He has a legal visa to stay, which requires renewal every six months. But under his current status, he cannot leave Italy to see his wife, children and parents in Bangladesh as he won’t be able to enter Italy again.

Nayeem’s father Wahid says, “That’s not a problem at all. She is a good girl and she can wait a few more years for her husband.”

Zulekha might feel differently, but IPS was not able to reach her to seek her views on what this means for her future – an absentee husband with no assurance that he will be able to get permission to visit her and his children in the near future.

Wahid told IPS another story about Imran, a 34-year-old man from a neighbouring village who crossed the Mediterranean on a boat but died of fatigue and dehydration on arrival in Italy some two hand half years ago. His father Alim Uddin, 80, and mother Roushanara, 65, refuse to accept their son’s death.

IPS spoke to Alim Uddin and Roushanara at their home in Sathibari, an adjoining village of Nakar. “Can you tell me if Imran is well?” Alim Uddin asked.

According to the International Organization for Migration (IOM), 199 people have already died this year attempting the dangerous Mediterranean crossing.

In 2017, IOM reported that 171,635 migrants and refugees entered Europe by sea, with just under 70 per cent arriving in Italy and the rest divided between Greece, Cyprus and Spain. IOM’s Missing Migrants Project (MMP) reported a total of 3,116 deaths in the Mediterranean last year.

Imran was the second of seven siblings – three brothers and four sisters. Agriculture was his family’s sole livelihood. He used to support his father by cultivating crops like rice, maize and potatoes on two acres of their ancestral land in the village. But the income wasn’t enough to support the family, consisting of eleven people including Imran’s wife and daughter.

In the hope of earning more money, Imran flew to Libya with a valid visa in 2007. As an unskilled labourer, he was earning about 200 dollars a month. He worked with a construction company in Tripoli for five years and saved 2,500 dollars over that period.

But Imran lost his job soon after the civil war erupted in Libya and he faced a tough situation to stay in Tripoli.

“Meanwhile, many of Imran’s colleagues left Libya for Italy by crossing the Mediterranean,” Imran’s widow Roksana told IPS.

Akbar Ali, a man from Sylhet, an eastern district of Bangladesh who lived in Libya, offered Imran a trip by sea to Italy at a cost of 1,000 dollars, said Roksana. He agreed and set out by boat in 2012 along with 400 other people from Asian and African countries.

A few days later, “I received a phone call from an unknown telephone number and someone at the other end informed me that Imran had died of fatigue and dehydration on arrival at the Italian port,” Roksana said. “He never came home, not even his dead body that we could see and bury.”

Imran and Roksana had been married for only one year before he went to Libya. She gave birth to a girl the same year he left. They named her Rebeka Begum. She is now ten years old. Rebeka doesn’t know what her father looked like.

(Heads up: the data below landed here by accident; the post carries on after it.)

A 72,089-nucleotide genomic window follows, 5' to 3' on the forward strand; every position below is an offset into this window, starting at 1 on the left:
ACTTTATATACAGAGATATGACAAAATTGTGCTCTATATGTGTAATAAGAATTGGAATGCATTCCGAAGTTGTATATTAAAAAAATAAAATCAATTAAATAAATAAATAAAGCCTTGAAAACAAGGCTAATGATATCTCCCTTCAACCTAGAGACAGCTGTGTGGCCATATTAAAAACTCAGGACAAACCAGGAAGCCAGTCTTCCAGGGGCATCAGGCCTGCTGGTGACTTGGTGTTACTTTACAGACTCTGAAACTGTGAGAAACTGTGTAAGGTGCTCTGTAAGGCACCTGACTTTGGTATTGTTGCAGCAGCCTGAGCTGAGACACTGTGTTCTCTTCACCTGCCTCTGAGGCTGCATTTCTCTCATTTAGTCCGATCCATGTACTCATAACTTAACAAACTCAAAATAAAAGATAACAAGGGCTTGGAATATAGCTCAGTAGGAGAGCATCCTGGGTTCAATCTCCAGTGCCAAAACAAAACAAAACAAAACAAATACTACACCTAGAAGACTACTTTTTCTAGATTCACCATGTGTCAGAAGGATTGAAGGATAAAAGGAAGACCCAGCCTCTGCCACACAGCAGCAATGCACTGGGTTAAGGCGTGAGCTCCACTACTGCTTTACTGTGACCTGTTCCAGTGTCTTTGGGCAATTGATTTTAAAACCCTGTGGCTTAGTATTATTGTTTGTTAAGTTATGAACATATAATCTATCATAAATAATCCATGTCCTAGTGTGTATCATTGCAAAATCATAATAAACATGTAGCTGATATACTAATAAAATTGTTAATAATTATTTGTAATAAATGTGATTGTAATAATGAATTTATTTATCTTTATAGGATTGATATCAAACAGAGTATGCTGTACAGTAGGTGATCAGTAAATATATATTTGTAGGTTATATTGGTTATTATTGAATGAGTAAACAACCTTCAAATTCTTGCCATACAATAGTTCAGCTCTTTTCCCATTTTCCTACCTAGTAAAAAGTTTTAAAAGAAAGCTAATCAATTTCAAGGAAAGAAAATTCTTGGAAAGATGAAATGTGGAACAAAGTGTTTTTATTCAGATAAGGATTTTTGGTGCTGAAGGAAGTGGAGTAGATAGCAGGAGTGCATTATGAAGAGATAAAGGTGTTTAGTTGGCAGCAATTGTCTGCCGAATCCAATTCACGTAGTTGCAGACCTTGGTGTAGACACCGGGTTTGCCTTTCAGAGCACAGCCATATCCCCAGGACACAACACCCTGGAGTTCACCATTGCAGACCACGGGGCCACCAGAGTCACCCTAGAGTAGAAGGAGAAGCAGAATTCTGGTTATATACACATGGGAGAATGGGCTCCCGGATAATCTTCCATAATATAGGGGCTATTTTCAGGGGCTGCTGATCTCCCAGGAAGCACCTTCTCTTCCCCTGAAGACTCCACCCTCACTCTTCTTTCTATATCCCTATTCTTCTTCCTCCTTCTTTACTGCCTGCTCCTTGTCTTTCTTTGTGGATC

Although a widow, Roksana did not leave her father-in-law’s house after Imran died. She said, “I could have remarried but did not do so because of my little daughter. Fortunately, my in-laws are good people. Their granddaughter is a solace for them now that their son is gone forever.”

Roksana ekes out a living laboring in the fields at Sathibari.

“I’ve no alternative to hard work in the field,” she said. She choked up when she told IPS about another relative from Nankar who after spending four days at sea, was detained by the Italian Coast Guard and was eventually moved to a camp. Later, he was able to get all his papers in order and was granted a permit to stay. He is now visiting his family near Mithapukur and making arrangements to take his wife to Italy.

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UN Migration Agency Appeals for USD 1.4 Billion to Help over 80 Million People in 50 Countrieshttp://www.ipsnews.net/2018/01/un-migration-agency-appeals-usd-1-4-billion-help-80-million-people-50-countries/?utm_source=rss&utm_medium=rss&utm_campaign=un-migration-agency-appeals-usd-1-4-billion-help-80-million-people-50-countries http://www.ipsnews.net/2018/01/un-migration-agency-appeals-usd-1-4-billion-help-80-million-people-50-countries/#respond Fri, 19 Jan 2018 16:27:52 +0000 International Organization for Migration http://www.ipsnews.net/?p=153946 IOM, the UN Migration Agency, is appealing for nearly USD 1.4 billion to address the needs of over 80 million people in 50 countries in 2018. These vital funds will support people displaced within the borders of their own countries, migrants, refugees and the communities that host them, people returning to their areas of origin […]

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A woman holds her child while in no man’s land between Bangladesh and Myanmar. She arrived along with thousands of other Rohingyas fleeing from Myanmar. Photo: Muse Mohammed / UN Migration Agency (IOM) 2017

By International Organization for Migration
GENEVA, Jan 19 2018 (IOM)

IOM, the UN Migration Agency, is appealing for nearly USD 1.4 billion to address the needs of over 80 million people in 50 countries in 2018. These vital funds will support people displaced within the borders of their own countries, migrants, refugees and the communities that host them, people returning to their areas of origin and people experiencing or recovering from conflict and natural disasters.